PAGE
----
Issue: 85 February 23, 2003
and Ice Damage
As I enjoyed
the recent inclement weather, with an inoperative furnace, parked in front
of my fireplace, imagination was interrupted by the following thoughts:
gaze around. Problems are everywhere.
sights leading me to despair.
I stop, look up and grin,
I think of all the troubles I ainít in!
We do not face many of the severe
problems that those do in areas of heavy snowfall. My daughter and
son-in-law in Connecticut and granddaughter and her family in New York
are faced with such now as they try out their new snow blower digging out
from the recent storm. Most of us in the old North State enjoy the
graceful beauty of snow covering the landscape in pristine white. Our
reverie is often interrupted when we begin to think of the problems that
snow and ice can bring. We begin to wonder; will the roads be passable; will the
power go off; will school be cancelled, again; will both client and I be
able to make our scheduled appointment; will it disadvantage a showing;
how will I stay warm when the old furnace just died?
We need to be aware that heavy snow
and/or ice can adversely affect our homes. Climatic conditions sometimes
cause unusually heavy accumulations, causing structural problems, damage,
and injury from snow sliding from the roof or leaks from ice dams.
Not many years ago, we experienced a
major institutional building collapse, not in the weather plagued north,
but here in Winston-Salem. Thank God, it occurred during the night and the
building was vacant at the time.
Drifting snow and uneven loading on the
roof often cause structural problems.
Large amounts of snow and ice sliding from an upper roof can
overload a lower roof. A
properly constructed roof system handles most of these situations. Many
homes have inadequate roof bracing, collar beams and knee bracing missing
or removed in renovation. Proper
bracing keeps the rafters from swaging, and is essential for the roof to
bear unusual loads from wind, snow and ice encountered during severe
weather conditions. The absence of these features and obvious deficiencies in
roof framing are noted in the Home Inspection Reports and should be
corrected, their omission can be a potential disaster waiting to happen.
It isnít enough to consider that the roof has survived all of these
years. It only takes one unusual weather condition to bring your roof down
on your head.
and Ice Sliding from Roof
think it happens here? Take a look at the picture made this week in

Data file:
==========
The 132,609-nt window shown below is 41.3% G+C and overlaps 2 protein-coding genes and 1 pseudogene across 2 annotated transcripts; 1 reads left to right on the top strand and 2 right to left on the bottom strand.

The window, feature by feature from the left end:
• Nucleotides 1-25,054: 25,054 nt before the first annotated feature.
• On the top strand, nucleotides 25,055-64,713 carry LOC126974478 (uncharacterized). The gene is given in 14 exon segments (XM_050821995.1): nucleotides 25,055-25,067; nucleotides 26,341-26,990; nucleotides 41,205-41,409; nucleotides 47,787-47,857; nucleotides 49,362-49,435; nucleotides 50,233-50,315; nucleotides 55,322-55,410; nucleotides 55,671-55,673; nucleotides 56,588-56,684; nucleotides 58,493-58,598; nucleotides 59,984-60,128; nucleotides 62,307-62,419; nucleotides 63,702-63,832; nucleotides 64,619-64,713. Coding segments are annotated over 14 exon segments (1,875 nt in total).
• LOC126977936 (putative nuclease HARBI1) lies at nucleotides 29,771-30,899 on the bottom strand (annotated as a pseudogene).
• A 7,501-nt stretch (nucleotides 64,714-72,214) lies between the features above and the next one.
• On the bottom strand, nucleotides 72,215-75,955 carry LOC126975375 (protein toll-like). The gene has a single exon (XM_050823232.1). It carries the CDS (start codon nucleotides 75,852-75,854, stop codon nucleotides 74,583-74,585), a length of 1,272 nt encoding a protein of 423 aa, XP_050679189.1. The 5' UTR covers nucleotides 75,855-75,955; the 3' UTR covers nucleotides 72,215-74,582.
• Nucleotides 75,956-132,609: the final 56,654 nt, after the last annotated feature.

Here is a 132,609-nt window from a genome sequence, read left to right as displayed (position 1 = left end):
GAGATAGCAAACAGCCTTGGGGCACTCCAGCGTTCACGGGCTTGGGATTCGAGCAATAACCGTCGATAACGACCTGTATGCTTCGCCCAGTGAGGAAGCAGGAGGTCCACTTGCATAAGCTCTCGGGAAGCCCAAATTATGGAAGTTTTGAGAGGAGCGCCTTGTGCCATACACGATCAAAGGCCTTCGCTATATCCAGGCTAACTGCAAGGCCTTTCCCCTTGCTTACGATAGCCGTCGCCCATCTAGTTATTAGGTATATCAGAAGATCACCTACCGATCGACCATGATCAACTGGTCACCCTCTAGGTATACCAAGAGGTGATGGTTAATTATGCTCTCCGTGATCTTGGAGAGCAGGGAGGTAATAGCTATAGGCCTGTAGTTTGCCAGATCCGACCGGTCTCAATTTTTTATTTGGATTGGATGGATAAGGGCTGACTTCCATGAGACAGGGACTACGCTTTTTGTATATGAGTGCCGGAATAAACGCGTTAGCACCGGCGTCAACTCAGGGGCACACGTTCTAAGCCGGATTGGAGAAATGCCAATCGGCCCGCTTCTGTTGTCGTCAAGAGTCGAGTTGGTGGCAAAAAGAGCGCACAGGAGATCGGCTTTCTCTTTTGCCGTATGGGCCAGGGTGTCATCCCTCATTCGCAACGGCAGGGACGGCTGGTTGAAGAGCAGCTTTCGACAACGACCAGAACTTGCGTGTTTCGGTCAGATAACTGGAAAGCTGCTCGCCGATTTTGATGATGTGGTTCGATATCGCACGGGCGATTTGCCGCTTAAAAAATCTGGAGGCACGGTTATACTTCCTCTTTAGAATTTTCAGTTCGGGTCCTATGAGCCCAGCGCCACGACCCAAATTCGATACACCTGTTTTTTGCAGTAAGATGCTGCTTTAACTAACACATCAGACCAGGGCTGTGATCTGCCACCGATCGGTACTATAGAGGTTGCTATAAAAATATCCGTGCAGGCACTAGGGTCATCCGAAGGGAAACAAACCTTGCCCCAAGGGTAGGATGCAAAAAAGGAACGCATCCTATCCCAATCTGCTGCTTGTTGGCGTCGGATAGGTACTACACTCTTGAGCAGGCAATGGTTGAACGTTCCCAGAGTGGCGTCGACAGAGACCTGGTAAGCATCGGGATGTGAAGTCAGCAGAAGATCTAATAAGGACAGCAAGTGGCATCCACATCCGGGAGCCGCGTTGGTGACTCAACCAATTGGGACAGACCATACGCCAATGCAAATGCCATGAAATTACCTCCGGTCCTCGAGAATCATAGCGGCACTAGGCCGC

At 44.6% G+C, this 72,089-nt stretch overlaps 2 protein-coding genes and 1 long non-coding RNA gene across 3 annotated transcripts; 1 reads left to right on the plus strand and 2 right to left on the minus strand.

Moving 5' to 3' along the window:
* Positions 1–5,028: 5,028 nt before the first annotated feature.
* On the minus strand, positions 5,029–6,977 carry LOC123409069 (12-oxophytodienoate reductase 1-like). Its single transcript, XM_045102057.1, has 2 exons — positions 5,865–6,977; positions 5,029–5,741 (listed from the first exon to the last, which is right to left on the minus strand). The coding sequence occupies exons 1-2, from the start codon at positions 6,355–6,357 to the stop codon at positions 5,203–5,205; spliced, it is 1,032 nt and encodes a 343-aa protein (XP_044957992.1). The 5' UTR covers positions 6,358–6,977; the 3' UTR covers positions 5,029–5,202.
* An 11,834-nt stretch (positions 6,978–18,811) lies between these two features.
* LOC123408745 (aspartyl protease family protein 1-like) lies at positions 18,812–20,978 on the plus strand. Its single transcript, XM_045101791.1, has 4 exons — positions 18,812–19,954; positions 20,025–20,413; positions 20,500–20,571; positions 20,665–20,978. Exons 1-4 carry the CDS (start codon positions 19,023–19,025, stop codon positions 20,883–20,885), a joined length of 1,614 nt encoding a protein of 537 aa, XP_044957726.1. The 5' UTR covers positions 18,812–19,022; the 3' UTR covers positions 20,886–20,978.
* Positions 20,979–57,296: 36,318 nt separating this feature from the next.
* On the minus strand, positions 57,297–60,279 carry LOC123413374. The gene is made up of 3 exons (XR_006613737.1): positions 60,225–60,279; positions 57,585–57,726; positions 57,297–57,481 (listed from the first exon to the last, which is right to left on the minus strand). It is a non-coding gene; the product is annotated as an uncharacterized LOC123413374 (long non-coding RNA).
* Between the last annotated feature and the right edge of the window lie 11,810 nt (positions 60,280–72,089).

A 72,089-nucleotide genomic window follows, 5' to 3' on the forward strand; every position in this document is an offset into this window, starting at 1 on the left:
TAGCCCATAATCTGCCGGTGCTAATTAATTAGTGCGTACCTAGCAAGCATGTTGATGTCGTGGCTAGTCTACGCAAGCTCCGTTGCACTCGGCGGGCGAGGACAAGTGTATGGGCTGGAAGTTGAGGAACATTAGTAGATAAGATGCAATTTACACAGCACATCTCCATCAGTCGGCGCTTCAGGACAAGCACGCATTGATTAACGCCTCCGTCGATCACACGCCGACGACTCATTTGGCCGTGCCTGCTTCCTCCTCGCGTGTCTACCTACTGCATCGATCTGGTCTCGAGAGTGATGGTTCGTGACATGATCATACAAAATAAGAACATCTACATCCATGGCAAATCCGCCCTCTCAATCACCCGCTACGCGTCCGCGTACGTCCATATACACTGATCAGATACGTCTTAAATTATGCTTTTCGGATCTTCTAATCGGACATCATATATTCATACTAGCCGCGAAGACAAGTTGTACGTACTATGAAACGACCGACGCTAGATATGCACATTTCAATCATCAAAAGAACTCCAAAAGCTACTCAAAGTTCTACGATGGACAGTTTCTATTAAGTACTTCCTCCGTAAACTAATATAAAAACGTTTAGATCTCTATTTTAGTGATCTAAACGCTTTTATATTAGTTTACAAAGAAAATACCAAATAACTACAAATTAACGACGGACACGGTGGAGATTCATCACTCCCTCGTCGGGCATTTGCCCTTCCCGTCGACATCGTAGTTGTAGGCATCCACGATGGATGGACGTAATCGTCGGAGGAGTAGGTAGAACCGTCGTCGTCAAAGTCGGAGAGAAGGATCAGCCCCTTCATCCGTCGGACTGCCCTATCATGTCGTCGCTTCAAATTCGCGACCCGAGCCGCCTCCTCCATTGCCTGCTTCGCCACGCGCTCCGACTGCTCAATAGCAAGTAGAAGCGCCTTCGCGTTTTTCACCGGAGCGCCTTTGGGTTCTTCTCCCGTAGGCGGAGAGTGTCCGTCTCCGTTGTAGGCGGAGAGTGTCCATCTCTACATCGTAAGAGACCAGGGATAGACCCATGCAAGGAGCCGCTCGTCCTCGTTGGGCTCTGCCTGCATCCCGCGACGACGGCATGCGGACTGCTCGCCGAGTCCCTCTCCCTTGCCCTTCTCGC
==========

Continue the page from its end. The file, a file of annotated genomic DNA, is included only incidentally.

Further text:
Pfafftown. Significant accumulations of snow or ice can slide off roofs
and damage anything it strikes and has even caused injury to people.
We tend to think that snow is light and fluffy.
When mixed with sleet or rain it becomes heavy, dense creating
massive destructive potential. Remember
as a child how a wet frozen snowball hurt when someone hit you with it?
A serious slide from the roof would be like several hundred of
those snow balls striking at once. Children
and elderly people are especially susceptible to injury or even death from
roof snow slides.
The danger zone from slides is under the
eaves of a house. Gutters are
usually the first thing damaged. In
the recent snow we saw, or heard of, several instances where gutters were
ripped from their mounting by sliding snow and ice requiring replacement
Shrubbery is often damaged.
The weight of a modest snow slide added to the weight of the snow
or ice accumulated on shrubs can cause severe damage necessitating
replacement or special pruning and years of nurturing to help it regain
its former shape and vigor.
The weight and impact of falling snow
may overload canopies, awnings or porches causing them to collapse.
It can also damage steps, handrails and wooden decks.
A serious snow slide can damage
electrical entry wiring, propane tank piping, heat pumps and air
conditioners. Vehicles or
equipment parked under the eves are at risk.
Slides will sometimes curl under the
eves and damage a window remember the picture in Pfafftown?
on the Roof
Metal vent pipes from furnaces, heaters,
fireplaces, exhausts and dryers are sometimes damaged or sheared off.
This may cause serious water damage, permit the entry of flue gases
into the home or even start a fire.
The sliding snow and ice sometimes tears
asphalt shingles or damages other roofing materials.
of Snow Slides
Snow slides occur more readily on smooth
roofing material such as metal, glass, slate and etc.
Snow slides when the temperature rises
above freezing and melts a layer of snow lubricating the roof surface and
destroys the cohesion of the snow mass. Snow may also slide if it
accumulates above a weak layer of frost.
of Damage from Snow Accumulation and Slides